I’ve just reached the end of the new Netflix series Stranger Things, and I have to say it was the most enjoyable TV I’ve seen in a long time.
Written and directed by the Duffer Brothers, a major part of the show’s appeal (at least for me) is its retro aesthetic, which borrows heavily from a variety of iconic 80s movies; the most notable being ET and The Goonies. The overall style and execution seems to have struck a chord with many folks of a certain age, taking some familiar and well-loved themes and story beats, and wrapping them in a shamelessly nostalgic package.
As the series progressed though, the level to which the Duffer Brothers borrowed from other sources began to grate with me a little [SPOILERS AHEAD]. Kids on bikes being chased by sinister government agents, who manage to escape when their special new friend uses superpowers… I wouldn’t be surprised if that sequence alone didn’t prompt a phonecall from Steven Spielberg to his lawyers [END SPOILERS].
That’s not to say the success of the series relies solely on its more derivative elements. Even without the striking similarities to other sources there’s a great story here, and Millie Bobby Brown is incredible in the role of Elle/11.
I don’t tend to watch a lot of TV – massively popular series like Game of Thrones and Breaking Bad have so far gone completely over my head. But the initial premise of Stranger Things was enough to draw me in, and the twists and turns (not to mention excellent soundtrack) were enough to keep me hooked right until the last scenes. In fact I enjoyed it so much I’ll probably be re-watching it very soon.
I recently picked up a Google Cardboard viewer. I was interested to see exactly what kind of Virtual Reality experience it could offer, given that it’s probably the most accessible VR tech currently available (assuming you already have access to a smartphone).
The cardboard structure feels pretty low-tech, but for a few pounds it’ll convert a regular smartphone into a reasonably able VR device, which is pretty impressive. Obviously pressing hard cardboard edges against your face isn’t the most comfortable viewing experience, but in short bursts it’s tolerable.
After a few viewing issues (you need to calibrate the Cardboard app for your viewer, and initially the app wouldn’t recognise the QR code on mine) I was up and running and trying out the demos in the official Cardboard app. The demos serve as a reasonable introduction to VR, and my kids certainly found them lots of fun, but for slightly more meaningful experiences you need to look elsewhere. The official Star Wars app has a VR section called Jakku Spy, which features some short but pretty impressive 360 movies. You can also find 360 videos on YouTube, like Google’s own ‘Inside Abbey Road’, which you can see below – although for the full effect it really needs to be seen through a Cardboard viewer.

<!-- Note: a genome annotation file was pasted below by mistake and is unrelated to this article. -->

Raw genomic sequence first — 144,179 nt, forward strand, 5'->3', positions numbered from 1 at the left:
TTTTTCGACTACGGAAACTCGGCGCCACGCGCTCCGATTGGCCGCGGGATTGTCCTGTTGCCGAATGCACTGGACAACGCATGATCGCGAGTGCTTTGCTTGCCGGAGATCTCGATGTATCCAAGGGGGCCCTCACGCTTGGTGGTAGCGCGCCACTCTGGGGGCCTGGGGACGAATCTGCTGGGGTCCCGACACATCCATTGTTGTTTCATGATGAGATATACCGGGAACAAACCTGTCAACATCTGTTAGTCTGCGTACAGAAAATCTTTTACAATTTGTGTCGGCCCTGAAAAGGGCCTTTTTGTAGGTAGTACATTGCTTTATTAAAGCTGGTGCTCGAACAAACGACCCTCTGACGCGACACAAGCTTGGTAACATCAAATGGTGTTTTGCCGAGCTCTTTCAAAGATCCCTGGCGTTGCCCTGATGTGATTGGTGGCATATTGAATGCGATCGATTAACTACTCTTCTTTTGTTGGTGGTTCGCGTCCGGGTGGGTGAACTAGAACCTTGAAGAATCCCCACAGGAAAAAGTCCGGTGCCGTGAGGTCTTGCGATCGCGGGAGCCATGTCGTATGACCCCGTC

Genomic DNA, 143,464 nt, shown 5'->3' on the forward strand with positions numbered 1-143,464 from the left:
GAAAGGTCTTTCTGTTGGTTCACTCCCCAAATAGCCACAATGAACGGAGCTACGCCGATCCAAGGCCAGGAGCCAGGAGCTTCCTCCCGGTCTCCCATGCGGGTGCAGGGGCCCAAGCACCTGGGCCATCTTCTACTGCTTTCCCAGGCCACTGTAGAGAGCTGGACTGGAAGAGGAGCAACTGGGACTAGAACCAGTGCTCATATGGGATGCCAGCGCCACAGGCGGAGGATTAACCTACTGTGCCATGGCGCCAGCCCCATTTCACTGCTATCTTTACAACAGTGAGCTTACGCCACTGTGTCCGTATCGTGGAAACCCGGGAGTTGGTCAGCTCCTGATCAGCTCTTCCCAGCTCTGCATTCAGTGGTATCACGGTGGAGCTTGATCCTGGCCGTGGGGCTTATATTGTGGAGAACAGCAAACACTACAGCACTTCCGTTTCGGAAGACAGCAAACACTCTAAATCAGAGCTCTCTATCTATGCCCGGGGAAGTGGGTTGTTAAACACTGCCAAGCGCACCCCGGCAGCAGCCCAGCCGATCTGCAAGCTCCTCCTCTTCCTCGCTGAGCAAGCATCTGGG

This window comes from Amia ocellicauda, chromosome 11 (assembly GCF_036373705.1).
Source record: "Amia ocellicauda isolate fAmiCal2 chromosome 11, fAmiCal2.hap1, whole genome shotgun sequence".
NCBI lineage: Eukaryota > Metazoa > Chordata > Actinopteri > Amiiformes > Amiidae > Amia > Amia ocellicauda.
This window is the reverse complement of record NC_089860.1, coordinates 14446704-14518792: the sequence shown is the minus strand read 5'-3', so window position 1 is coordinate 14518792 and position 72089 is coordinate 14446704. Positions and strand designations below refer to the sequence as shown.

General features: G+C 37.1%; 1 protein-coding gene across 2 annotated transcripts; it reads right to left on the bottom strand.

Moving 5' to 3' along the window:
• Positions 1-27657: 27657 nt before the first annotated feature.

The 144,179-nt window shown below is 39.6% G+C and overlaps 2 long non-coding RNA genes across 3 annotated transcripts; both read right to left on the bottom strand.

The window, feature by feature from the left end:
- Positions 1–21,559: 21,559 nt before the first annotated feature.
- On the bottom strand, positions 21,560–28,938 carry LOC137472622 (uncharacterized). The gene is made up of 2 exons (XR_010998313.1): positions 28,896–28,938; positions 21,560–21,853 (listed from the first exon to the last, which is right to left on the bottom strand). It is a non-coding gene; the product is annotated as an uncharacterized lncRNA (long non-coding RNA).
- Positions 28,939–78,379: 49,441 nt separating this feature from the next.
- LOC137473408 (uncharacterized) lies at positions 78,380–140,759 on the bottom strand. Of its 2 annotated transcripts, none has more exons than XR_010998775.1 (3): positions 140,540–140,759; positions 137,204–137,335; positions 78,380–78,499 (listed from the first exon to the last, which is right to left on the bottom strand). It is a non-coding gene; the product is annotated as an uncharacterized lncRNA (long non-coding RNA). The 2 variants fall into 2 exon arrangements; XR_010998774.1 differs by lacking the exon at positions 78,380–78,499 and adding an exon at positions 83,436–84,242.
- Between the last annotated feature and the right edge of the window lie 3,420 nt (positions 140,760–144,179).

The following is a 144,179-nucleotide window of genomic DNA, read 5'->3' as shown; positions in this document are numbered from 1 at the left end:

For a more comprehensive introduction to Google Cardboard you can check out the official page here.
So it’s finally here. Brand new Star Wars. And tonight, three generations of Parker (me, my Dad and my son) saw it together. If you’re wondering why I’m talking about it in such grand terms, it’s because I’m a massive geek and, like many folks my age, the original Star Wars trilogy was a big part of my childhood. So getting to see a new entry in the series is kind of a big deal for me.
At this point, a couple of hours since the credits rolled, I’m still not sure exactly what I thought of it. I think it’s because, as it’s been a lifelong habit of mine to watch Star Wars movies over and over again, seeing a new one for the very first time is a bit strange. It’s like first listen of a new album you’ve been looking forward to hearing, the first pass is really just an introduction, the finer points only become evident further down the line. But I already know I like it more than all of the prequels, so that’s a good start… [update 30/12/15: just had a second viewing and I can confirm I absolutely love it]